Responding to demand for fresh foods was a recurring theme at the conference, with several speakers suggesting that innovative dinner kits, prepared elements of dishes, and microwaveable dinner components are likely to become more popular with time-pressed consumers, who are still seeking convenience, but also want to feel that they are actually preparing – rather than just reheating – food for their families.
Executive director of market research at The Beef Checkoff, John Lundeen, told delegates that kits for meals like sizzling skillet sandwiches, fajitas, and even fast-cooking microwaveable roast beef fill a market need for customizable dinner options that allow consumers to add their own choice of ingredients.
“There are lots of opportunities for ready to cook meals that use more fresh ingredients – and also for combining ideas and ingredients to tap into those growing trends,”he said.
As for price, Lundeen said that according to market research,“pretty universally, people said they would pay an extra dollar a pound”for meat sold with extra seasonings and cooking instructions, but the options are far wider than meat kits alone.
Manufacturers of Asian, Mexican or classic Cajun food ingredients, for example, could tie their products in with fresh food producers, or with chain restaurants, he suggested.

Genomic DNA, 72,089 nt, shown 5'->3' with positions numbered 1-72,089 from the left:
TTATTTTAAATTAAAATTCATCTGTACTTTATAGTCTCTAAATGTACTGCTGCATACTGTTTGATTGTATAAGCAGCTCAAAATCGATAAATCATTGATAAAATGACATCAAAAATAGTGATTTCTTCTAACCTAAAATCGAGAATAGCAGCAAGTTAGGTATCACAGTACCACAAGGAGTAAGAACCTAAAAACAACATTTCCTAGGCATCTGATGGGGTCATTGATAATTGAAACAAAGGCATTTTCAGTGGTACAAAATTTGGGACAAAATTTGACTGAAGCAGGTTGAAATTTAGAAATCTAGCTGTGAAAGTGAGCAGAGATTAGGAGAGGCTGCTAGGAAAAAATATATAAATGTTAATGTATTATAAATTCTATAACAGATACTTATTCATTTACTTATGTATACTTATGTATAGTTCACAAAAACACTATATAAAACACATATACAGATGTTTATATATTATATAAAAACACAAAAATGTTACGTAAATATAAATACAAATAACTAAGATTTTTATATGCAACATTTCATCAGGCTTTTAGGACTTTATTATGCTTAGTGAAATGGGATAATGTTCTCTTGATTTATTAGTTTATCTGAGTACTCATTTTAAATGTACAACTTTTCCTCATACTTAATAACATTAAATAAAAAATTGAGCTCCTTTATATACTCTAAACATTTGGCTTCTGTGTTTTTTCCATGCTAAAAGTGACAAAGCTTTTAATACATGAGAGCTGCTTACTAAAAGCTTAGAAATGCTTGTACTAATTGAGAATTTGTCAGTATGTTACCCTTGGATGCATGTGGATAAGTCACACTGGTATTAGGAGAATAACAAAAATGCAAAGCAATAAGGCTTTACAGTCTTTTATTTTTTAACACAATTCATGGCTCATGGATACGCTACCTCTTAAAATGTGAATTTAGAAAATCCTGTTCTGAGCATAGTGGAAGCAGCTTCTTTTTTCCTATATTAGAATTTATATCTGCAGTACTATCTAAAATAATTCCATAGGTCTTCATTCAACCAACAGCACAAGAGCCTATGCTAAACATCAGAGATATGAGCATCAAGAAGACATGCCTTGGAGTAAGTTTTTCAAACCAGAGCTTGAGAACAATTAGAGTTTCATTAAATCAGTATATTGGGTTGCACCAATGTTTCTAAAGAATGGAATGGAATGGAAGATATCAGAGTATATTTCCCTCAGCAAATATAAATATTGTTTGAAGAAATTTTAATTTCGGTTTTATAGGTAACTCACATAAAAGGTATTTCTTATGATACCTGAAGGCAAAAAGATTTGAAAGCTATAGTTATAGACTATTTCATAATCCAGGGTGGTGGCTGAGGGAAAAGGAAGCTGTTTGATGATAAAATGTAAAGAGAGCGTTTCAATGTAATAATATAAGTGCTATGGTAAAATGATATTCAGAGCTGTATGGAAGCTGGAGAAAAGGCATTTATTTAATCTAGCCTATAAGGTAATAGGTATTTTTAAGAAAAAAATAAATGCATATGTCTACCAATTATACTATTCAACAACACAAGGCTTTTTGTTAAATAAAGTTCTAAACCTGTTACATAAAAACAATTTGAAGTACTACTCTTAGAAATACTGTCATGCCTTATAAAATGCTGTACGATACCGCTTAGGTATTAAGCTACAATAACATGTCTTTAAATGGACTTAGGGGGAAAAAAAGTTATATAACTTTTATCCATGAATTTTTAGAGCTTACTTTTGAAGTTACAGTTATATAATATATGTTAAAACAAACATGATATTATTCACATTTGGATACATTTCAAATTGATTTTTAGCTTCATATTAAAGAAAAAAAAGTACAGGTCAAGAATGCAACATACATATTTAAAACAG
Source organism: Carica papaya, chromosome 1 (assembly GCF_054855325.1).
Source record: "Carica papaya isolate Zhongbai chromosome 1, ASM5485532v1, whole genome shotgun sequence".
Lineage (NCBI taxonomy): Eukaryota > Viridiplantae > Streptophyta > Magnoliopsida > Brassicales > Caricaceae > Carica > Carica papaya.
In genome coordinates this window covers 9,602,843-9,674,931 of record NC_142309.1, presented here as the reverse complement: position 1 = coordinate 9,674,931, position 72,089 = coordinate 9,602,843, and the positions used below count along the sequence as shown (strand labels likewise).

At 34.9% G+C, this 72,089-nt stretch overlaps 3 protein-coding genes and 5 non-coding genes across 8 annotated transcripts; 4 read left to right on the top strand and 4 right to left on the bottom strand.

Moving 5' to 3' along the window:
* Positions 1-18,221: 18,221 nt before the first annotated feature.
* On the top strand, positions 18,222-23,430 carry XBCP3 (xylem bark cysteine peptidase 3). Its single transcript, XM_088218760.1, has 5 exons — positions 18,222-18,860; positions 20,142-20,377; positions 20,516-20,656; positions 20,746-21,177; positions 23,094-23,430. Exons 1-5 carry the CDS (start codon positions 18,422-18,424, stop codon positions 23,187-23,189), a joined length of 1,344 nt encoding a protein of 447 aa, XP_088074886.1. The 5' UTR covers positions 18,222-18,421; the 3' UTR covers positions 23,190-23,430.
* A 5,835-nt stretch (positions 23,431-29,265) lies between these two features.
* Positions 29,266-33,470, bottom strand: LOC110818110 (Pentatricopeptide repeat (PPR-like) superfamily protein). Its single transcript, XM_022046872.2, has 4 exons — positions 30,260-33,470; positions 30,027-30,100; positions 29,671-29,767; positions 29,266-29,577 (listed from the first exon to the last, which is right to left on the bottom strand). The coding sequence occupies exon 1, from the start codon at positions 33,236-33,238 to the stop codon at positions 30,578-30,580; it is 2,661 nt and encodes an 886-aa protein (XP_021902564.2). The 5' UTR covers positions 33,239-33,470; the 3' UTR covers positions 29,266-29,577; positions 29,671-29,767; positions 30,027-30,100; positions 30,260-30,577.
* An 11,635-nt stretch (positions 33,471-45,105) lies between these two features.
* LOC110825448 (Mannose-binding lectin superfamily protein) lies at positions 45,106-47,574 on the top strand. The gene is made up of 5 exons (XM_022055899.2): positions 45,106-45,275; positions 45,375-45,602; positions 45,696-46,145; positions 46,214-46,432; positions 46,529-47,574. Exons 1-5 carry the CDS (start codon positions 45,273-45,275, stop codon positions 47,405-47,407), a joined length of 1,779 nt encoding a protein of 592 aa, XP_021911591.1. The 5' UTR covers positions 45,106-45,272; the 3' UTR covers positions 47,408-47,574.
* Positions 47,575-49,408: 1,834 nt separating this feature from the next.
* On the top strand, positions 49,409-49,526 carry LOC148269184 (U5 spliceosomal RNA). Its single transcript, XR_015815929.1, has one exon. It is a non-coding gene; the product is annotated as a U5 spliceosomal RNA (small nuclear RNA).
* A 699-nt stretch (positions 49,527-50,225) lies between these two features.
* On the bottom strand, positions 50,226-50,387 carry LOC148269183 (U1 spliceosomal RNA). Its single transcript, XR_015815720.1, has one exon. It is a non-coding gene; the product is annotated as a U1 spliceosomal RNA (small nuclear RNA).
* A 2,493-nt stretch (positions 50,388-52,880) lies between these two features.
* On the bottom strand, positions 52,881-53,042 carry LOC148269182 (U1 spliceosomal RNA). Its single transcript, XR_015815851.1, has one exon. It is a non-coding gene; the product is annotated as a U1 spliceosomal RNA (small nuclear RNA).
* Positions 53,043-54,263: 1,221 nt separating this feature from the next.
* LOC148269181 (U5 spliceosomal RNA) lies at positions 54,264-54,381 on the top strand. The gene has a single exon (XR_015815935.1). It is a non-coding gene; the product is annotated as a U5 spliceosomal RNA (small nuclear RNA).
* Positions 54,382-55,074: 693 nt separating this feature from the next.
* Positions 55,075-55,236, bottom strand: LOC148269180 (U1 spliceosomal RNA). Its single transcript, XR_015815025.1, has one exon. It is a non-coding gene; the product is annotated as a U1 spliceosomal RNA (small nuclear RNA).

While there may be room to expand the concept, dinner kits are not new, and many major manufacturers are already on board. Kraft Foods, for example, expanded its product range at the beginning of this year to include a number of new customizable options, such as Kraft Sizzling Salads Dinner Kits, to which consumers add their own choice of meat and vegetables, and it also added new flavors to its Velveeta Cheesy Skillets Dinner Kits range.
Keynote speaker Chef Eric Ripert also said that Americans are cooking fresh foods more than ever before, and he said that some people in the food industry deny that this is happening.
“When you see Walmart stocking fresh ingredients – organic ingredients – Whole Foods, Trader Joes, and many other stores…They know what they’re doing,”he said.
Departing RCA president Janet Carver said that dealing with food-savvy consumers looking for fresher, more natural foods “is something we are struggling with as an industry.”
She said that options that allow consumers to add to a dish and participate in its preparation help parents to feel less guilty about what they are feeding their families if they are not always able to cook from scratch.
In a separate session, Chef Mark Miller, founder of Coyote Cafe in Santa Fe, New Mexico, added that this kind of meal presentation could be especially interesting to Hispanic families, as many Hispanic women in particular tend to feel that their sense of self-worth is linked to being able to provide healthy, home-prepared foods to their children that are also true to their cultural identity.